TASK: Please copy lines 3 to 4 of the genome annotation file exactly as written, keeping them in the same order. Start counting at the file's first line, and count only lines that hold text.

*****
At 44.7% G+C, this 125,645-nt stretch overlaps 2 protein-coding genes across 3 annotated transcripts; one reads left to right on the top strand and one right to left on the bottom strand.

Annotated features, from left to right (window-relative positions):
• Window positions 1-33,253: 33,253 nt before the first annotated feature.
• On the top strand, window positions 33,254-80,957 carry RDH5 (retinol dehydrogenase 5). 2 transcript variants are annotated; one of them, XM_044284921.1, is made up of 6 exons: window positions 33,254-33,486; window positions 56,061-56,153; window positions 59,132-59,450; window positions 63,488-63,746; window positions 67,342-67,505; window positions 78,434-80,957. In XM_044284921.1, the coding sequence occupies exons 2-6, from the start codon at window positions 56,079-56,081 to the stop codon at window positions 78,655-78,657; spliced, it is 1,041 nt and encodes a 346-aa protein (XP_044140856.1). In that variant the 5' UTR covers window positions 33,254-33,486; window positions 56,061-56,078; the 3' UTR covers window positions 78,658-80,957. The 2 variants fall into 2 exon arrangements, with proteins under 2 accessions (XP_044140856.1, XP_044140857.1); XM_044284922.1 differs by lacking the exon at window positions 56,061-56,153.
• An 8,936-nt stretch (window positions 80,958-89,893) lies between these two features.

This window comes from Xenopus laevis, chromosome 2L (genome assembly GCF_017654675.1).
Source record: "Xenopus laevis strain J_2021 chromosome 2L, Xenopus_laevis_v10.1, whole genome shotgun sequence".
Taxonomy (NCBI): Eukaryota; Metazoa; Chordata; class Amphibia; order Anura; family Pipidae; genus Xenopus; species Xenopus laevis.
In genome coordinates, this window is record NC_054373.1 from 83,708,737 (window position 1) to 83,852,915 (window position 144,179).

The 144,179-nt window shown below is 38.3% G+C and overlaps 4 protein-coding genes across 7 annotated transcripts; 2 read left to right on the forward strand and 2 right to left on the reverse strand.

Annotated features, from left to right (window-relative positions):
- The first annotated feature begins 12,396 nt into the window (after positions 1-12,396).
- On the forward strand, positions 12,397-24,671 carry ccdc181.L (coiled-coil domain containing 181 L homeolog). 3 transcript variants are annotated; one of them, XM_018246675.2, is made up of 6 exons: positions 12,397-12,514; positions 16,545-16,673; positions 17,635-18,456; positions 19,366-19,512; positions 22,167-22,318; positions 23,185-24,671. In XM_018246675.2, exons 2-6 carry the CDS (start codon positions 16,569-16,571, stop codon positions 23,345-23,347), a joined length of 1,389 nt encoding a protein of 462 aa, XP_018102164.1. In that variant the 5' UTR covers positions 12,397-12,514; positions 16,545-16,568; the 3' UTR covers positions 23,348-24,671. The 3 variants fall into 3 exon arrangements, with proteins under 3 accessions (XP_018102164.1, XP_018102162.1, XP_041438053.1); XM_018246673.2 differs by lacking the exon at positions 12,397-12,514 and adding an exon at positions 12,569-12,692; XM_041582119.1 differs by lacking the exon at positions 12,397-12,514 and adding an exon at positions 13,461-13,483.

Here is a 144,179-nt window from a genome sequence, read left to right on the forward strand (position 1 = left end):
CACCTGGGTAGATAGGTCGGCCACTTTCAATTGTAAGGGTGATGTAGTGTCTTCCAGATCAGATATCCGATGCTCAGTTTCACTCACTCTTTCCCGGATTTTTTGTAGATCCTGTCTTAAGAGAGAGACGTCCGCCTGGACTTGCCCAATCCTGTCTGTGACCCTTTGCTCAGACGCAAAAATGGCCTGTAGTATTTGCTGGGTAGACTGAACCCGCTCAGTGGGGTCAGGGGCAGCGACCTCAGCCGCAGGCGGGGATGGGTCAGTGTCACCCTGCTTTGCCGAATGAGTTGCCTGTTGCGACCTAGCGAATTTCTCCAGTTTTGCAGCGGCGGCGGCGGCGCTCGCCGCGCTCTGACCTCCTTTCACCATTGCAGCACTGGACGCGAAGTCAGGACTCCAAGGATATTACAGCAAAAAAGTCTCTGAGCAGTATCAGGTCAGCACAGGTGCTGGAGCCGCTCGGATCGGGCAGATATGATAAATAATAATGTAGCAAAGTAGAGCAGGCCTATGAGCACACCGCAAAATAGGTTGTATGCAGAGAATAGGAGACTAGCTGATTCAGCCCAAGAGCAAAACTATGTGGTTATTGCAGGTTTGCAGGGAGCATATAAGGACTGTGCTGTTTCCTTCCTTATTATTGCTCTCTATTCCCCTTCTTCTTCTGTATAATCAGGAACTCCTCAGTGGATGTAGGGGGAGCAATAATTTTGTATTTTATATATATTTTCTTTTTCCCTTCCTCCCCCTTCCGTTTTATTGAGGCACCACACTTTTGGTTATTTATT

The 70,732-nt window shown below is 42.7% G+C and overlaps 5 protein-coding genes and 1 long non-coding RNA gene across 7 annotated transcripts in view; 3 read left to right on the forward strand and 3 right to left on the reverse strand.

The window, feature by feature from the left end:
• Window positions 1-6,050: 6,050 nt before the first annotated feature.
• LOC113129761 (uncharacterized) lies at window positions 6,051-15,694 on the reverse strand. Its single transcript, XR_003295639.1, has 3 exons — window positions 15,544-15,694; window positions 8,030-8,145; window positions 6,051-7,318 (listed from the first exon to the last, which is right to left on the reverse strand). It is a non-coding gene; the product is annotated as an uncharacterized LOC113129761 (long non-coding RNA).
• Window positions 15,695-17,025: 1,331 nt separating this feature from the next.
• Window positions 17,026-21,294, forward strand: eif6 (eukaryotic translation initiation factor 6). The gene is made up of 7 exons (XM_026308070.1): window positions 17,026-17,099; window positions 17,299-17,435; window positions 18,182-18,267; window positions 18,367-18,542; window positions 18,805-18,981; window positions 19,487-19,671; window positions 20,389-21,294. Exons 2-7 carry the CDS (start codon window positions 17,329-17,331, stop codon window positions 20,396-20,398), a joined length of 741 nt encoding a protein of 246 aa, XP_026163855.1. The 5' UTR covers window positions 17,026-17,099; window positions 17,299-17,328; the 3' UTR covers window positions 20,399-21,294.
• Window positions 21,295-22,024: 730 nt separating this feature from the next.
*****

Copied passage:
• Window positions 1-33,253: 33,253 nt before the first annotated feature.
• On the top strand, window positions 33,254-80,957 carry RDH5 (retinol dehydrogenase 5). 2 transcript variants are annotated; one of them, XM_044284921.1, is made up of 6 exons: window positions 33,254-33,486; window positions 56,061-56,153; window positions 59,132-59,450; window positions 63,488-63,746; window positions 67,342-67,505; window positions 78,434-80,957. In XM_044284921.1, the coding sequence occupies exons 2-6, from the start codon at window positions 56,079-56,081 to the stop codon at window positions 78,655-78,657; spliced, it is 1,041 nt and encodes a 346-aa protein (XP_044140856.1). In that variant the 5' UTR covers window positions 33,254-33,486; window positions 56,061-56,078; the 3' UTR covers window positions 78,658-80,957. The 2 variants fall into 2 exon arrangements, with proteins under 2 accessions (XP_044140856.1, XP_044140857.1); XM_044284922.1 differs by lacking the exon at window positions 56,061-56,153.